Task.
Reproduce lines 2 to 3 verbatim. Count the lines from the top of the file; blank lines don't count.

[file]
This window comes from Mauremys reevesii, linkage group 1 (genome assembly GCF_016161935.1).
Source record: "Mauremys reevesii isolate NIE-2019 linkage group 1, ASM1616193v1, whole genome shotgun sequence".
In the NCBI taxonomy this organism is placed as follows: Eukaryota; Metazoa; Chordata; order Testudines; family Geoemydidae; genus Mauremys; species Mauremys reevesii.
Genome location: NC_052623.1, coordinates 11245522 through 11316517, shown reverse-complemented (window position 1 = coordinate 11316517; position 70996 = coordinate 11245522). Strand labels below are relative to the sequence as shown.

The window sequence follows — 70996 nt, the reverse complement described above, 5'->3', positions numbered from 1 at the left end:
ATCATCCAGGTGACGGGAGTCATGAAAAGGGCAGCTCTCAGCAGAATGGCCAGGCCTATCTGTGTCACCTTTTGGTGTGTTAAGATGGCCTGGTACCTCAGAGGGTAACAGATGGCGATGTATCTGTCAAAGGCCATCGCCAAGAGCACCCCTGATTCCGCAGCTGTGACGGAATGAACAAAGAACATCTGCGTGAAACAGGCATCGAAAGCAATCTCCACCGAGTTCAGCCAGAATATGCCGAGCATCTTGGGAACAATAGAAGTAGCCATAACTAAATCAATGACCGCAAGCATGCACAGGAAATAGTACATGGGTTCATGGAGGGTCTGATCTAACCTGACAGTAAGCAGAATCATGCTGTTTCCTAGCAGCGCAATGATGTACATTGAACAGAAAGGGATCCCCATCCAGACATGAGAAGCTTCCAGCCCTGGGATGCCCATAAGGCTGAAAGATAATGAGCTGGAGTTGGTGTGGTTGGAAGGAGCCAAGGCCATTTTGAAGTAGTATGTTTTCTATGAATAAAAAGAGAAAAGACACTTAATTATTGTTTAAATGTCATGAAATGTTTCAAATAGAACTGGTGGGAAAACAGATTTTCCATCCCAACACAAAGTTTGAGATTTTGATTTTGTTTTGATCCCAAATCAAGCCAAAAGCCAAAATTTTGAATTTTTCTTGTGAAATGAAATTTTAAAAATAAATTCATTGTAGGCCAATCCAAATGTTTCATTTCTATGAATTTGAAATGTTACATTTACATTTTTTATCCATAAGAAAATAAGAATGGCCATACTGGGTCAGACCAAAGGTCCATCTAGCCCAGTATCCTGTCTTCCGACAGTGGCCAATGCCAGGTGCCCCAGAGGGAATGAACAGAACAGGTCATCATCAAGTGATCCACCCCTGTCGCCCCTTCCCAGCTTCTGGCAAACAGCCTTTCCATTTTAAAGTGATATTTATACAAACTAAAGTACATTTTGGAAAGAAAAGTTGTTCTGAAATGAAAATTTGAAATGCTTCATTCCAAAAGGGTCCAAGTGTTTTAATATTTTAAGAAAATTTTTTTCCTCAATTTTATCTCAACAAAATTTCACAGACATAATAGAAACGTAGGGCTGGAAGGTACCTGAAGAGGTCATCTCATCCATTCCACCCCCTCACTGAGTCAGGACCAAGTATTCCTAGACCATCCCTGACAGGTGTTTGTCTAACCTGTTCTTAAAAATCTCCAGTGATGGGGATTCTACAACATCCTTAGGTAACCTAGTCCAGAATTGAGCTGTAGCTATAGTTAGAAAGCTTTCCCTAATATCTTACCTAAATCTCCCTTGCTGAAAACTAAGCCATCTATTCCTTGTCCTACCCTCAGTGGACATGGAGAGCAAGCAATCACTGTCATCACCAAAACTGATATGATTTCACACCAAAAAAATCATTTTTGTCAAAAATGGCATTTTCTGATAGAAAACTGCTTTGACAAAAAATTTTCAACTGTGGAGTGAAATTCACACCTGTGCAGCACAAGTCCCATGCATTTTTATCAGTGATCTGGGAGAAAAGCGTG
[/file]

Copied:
Source record: "Mauremys reevesii isolate NIE-2019 linkage group 1, ASM1616193v1, whole genome shotgun sequence".
In the NCBI taxonomy this organism is placed as follows: Eukaryota; Metazoa; Chordata; order Testudines; family Geoemydidae; genus Mauremys; species Mauremys reevesii.